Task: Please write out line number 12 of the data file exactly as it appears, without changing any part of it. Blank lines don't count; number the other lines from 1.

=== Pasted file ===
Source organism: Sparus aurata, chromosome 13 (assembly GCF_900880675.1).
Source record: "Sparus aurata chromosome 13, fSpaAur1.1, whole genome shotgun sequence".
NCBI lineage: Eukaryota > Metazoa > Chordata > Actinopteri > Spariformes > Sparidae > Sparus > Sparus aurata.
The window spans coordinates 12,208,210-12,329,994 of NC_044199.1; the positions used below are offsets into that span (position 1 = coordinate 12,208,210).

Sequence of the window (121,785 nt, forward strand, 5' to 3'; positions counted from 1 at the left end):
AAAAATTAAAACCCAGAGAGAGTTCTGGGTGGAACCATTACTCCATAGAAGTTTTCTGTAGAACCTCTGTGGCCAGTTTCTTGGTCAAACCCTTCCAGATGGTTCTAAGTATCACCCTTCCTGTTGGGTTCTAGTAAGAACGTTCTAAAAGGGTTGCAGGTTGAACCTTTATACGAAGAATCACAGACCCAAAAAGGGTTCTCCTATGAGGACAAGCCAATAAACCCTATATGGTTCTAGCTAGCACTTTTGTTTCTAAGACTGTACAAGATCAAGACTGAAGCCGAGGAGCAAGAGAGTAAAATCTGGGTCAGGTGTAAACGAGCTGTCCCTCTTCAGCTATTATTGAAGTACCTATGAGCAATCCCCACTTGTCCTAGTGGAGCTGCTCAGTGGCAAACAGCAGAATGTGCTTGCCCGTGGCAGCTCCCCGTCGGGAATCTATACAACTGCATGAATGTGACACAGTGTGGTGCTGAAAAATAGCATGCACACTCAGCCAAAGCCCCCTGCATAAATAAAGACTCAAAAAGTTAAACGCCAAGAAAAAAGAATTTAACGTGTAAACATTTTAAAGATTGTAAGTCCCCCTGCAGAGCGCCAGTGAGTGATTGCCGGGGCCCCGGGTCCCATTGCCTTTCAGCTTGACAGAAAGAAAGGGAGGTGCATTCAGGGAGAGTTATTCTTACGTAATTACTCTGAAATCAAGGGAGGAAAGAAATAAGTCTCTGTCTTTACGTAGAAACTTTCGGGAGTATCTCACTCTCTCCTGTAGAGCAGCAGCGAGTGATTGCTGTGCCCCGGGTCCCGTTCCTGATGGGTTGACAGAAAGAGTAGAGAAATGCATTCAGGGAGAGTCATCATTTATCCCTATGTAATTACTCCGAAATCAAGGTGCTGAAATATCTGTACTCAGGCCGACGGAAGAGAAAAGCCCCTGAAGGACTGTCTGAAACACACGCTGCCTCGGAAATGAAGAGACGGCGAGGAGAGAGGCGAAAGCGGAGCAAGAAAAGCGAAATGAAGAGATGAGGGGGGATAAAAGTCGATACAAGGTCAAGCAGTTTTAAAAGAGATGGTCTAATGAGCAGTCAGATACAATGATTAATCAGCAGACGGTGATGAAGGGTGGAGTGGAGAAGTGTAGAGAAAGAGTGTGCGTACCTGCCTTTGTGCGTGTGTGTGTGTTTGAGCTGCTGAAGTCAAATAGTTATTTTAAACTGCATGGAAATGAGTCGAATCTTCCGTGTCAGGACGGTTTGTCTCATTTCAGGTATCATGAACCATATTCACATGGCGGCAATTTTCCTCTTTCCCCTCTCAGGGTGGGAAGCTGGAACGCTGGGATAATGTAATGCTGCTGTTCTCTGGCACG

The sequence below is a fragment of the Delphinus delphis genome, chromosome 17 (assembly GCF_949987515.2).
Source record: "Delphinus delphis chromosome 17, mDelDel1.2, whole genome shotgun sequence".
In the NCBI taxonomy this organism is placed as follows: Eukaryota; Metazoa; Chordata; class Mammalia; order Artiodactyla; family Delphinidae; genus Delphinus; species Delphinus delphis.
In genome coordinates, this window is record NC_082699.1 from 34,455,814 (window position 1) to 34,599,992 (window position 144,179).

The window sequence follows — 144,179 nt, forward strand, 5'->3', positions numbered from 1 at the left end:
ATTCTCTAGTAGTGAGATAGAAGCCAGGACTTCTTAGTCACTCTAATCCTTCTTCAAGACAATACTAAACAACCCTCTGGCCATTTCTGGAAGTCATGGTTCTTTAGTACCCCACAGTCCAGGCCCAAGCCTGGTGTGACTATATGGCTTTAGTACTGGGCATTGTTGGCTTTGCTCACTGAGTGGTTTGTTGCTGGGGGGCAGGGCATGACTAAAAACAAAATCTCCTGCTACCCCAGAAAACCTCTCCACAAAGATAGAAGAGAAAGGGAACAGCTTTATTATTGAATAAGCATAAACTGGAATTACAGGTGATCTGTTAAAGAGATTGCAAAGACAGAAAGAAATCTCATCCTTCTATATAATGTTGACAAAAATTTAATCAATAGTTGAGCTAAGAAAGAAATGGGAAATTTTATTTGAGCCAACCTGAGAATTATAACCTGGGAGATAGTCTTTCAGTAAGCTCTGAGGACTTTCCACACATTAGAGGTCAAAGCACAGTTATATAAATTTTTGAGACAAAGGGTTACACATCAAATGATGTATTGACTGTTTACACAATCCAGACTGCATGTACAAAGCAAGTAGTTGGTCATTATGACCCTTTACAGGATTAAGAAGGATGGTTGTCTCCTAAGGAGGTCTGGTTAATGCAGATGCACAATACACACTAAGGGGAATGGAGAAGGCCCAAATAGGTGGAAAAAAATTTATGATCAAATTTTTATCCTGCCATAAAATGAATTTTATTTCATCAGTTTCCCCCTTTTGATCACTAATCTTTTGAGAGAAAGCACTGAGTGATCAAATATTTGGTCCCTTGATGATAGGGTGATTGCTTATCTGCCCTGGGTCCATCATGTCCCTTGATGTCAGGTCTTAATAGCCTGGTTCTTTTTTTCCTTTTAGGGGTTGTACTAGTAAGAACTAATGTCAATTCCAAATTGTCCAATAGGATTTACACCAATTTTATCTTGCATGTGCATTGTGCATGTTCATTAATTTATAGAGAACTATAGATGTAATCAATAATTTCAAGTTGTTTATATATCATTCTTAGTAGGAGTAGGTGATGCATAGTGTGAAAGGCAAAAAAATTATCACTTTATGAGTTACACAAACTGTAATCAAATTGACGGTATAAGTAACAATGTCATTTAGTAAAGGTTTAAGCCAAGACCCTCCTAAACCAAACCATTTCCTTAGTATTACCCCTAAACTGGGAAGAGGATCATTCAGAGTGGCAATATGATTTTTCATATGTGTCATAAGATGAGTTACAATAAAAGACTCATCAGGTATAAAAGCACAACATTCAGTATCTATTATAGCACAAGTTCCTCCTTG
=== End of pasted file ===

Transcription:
ATTCTCTAGTAGTGAGATAGAAGCCAGGACTTCTTAGTCACTCTAATCCTTCTTCAAGACAATACTAAACAACCCTCTGGCCATTTCTGGAAGTCATGGTTCTTTAGTACCCCACAGTCCAGGCCCAAGCCTGGTGTGACTATATGGCTTTAGTACTGGGCATTGTTGGCTTTGCTCACTGAGTGGTTTGTTGCTGGGGGGCAGGGCATGACTAAAAACAAAATCTCCTGCTACCCCAGAAAACCTCTCCACAAAGATAGAAGAGAAAGGGAACAGCTTTATTATTGAATAAGCATAAACTGGAATTACAGGTGATCTGTTAAAGAGATTGCAAAGACAGAAAGAAATCTCATCCTTCTATATAATGTTGACAAAAATTTAATCAATAGTTGAGCTAAGAAAGAAATGGGAAATTTTATTTGAGCCAACCTGAGAATTATAACCTGGGAGATAGTCTTTCAGTAAGCTCTGAGGACTTTCCACACATTAGAGGTCAAAGCACAGTTATATAAATTTTTGAGACAAAGGGTTACACATCAAATGATGTATTGACTGTTTACACAATCCAGACTGCATGTACAAAGCAAGTAGTTGGTCATTATGACCCTTTACAGGATTAAGAAGGATGGTTGTCTCCTAAGGAGGTCTGGTTAATGCAGATGCACAATACACACTAAGGGGAATGGAGAAGGCCCAAATAGGTGGAAAAAAATTTATGATCAAATTTTTATCCTGCCATAAAATGAATTTTATTTCATCAGTTTCCCCCTTTTGATCACTAATCTTTTGAGAGAAAGCACTGAGTGATCAAATATTTGGTCCCTTGATGATAGGGTGATTGCTTATCTGCCCTGGGTCCATCATGTCCCTTGATGTCAGGTCTTAATAGCCTGGTTCTTTTTTTCCTTTTAGGGGTTGTACTAGTAAGAACTAATGTCAATTCCAAATTGTCCAATAGGATTTACACCAATTTTATCTTGCATGTGCATTGTGCATGTTCATTAATTTATAGAGAACTATAGATGTAATCAATAATTTCAAGTTGTTTATATATCATTCTTAGTAGGAGTAGGTGATGCATAGTGTGAAAGGCAAAAAAATTATCACTTTATGAGTTACACAAACTGTAATCAAATTGACGGTATAAGTAACAATGTCATTTAGTAAAGGTTTAAGCCAAGACCCTCCTAAACCAAACCATTTCCTTAGTATTACCCCTAAACTGGGAAGAGGATCATTCAGAGTGGCAATATGATTTTTCATATGTGTCATAAGATGAGTTACAATAAAAGACTCATCAGGTATAAAAGCACAACATTCAGTATCTATTATAGCACAAGTTCCTCCTTG